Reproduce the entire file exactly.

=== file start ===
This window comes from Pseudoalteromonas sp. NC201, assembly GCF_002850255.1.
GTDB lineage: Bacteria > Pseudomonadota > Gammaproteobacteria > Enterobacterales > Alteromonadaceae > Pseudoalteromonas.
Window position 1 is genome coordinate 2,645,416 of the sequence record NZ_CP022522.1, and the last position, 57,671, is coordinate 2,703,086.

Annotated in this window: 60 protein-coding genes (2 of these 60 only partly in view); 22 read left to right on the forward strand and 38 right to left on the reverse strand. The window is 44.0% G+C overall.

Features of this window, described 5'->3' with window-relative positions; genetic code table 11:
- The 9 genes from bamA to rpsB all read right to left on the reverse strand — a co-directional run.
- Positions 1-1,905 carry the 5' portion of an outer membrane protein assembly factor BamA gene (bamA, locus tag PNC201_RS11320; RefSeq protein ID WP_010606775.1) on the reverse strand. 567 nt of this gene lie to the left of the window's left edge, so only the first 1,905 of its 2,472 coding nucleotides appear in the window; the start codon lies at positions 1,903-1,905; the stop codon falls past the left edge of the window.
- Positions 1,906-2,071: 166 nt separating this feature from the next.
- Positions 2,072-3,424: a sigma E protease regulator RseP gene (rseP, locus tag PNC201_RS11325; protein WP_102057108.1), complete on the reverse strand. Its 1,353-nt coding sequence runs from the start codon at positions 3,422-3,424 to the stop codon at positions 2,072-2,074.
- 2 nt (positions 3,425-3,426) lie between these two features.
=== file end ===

This window comes from Pseudoalteromonas sp. NC201, assembly GCF_002850255.1.
GTDB lineage: Bacteria > Pseudomonadota > Gammaproteobacteria > Enterobacterales > Alteromonadaceae > Pseudoalteromonas.
Window position 1 is genome coordinate 2,645,416 of the sequence record NZ_CP022522.1, and the last position, 57,671, is coordinate 2,703,086.

Annotated in this window: 60 protein-coding genes (2 of these 60 only partly in view); 22 read left to right on the forward strand and 38 right to left on the reverse strand. The window is 44.0% G+C overall.

Features of this window, described 5'->3' with window-relative positions; genetic code table 11:
- The 9 genes from bamA to rpsB all read right to left on the reverse strand — a co-directional run.
- Positions 1-1,905 carry the 5' portion of an outer membrane protein assembly factor BamA gene (bamA, locus tag PNC201_RS11320; RefSeq protein ID WP_010606775.1) on the reverse strand. 567 nt of this gene lie to the left of the window's left edge, so only the first 1,905 of its 2,472 coding nucleotides appear in the window; the start codon lies at positions 1,903-1,905; the stop codon falls past the left edge of the window.
- Positions 1,906-2,071: 166 nt separating this feature from the next.
- Positions 2,072-3,424: a sigma E protease regulator RseP gene (rseP, locus tag PNC201_RS11325; protein WP_102057108.1), complete on the reverse strand. Its 1,353-nt coding sequence runs from the start codon at positions 3,422-3,424 to the stop codon at positions 2,072-2,074.
- 2 nt (positions 3,425-3,426) lie between these two features.